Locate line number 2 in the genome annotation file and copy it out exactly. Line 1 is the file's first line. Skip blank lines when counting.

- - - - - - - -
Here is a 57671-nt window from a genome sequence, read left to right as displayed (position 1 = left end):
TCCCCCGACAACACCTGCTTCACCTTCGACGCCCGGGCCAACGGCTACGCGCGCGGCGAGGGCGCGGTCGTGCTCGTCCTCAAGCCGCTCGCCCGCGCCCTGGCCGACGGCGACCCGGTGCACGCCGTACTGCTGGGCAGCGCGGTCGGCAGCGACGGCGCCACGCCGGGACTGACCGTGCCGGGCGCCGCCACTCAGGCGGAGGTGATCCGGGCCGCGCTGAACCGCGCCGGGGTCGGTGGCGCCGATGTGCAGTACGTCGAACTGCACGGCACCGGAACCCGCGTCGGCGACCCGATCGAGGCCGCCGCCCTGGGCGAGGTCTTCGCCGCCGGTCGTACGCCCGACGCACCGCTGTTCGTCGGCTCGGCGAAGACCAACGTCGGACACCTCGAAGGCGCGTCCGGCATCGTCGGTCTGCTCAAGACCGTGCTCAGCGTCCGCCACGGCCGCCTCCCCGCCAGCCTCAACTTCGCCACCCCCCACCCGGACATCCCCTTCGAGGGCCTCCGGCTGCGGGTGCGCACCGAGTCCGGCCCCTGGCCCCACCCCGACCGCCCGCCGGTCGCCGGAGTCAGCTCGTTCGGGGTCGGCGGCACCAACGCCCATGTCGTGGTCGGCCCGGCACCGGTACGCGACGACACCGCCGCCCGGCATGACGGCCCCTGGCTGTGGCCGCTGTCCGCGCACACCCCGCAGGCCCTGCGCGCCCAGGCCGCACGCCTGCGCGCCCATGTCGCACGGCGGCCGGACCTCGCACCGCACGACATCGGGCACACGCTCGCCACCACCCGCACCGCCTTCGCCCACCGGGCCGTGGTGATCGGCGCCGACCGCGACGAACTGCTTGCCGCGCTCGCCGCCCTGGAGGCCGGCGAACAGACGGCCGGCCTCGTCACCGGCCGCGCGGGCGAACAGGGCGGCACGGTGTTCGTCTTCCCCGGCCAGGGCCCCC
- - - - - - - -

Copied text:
TCCCCCGACAACACCTGCTTCACCTTCGACGCCCGGGCCAACGGCTACGCGCGCGGCGAGGGCGCGGTCGTGCTCGTCCTCAAGCCGCTCGCCCGCGCCCTGGCCGACGGCGACCCGGTGCACGCCGTACTGCTGGGCAGCGCGGTCGGCAGCGACGGCGCCACGCCGGGACTGACCGTGCCGGGCGCCGCCACTCAGGCGGAGGTGATCCGGGCCGCGCTGAACCGCGCCGGGGTCGGTGGCGCCGATGTGCAGTACGTCGAACTGCACGGCACCGGAACCCGCGTCGGCGACCCGATCGAGGCCGCCGCCCTGGGCGAGGTCTTCGCCGCCGGTCGTACGCCCGACGCACCGCTGTTCGTCGGCTCGGCGAAGACCAACGTCGGACACCTCGAAGGCGCGTCCGGCATCGTCGGTCTGCTCAAGACCGTGCTCAGCGTCCGCCACGGCCGCCTCCCCGCCAGCCTCAACTTCGCCACCCCCCACCCGGACATCCCCTTCGAGGGCCTCCGGCTGCGGGTGCGCACCGAGTCCGGCCCCTGGCCCCACCCCGACCGCCCGCCGGTCGCCGGAGTCAGCTCGTTCGGGGTCGGCGGCACCAACGCCCATGTCGTGGTCGGCCCGGCACCGGTACGCGACGACACCGCCGCCCGGCATGACGGCCCCTGGCTGTGGCCGCTGTCCGCGCACACCCCGCAGGCCCTGCGCGCCCAGGCCGCACGCCTGCGCGCCCATGTCGCACGGCGGCCGGACCTCGCACCGCACGACATCGGGCACACGCTCGCCACCACCCGCACCGCCTTCGCCCACCGGGCCGTGGTGATCGGCGCCGACCGCGACGAACTGCTTGCCGCGCTCGCCGCCCTGGAGGCCGGCGAACAGACGGCCGGCCTCGTCACCGGCCGCGCGGGCGAACAGGGCGGCACGGTGTTCGTCTTCCCCGGCCAGGGCCCCC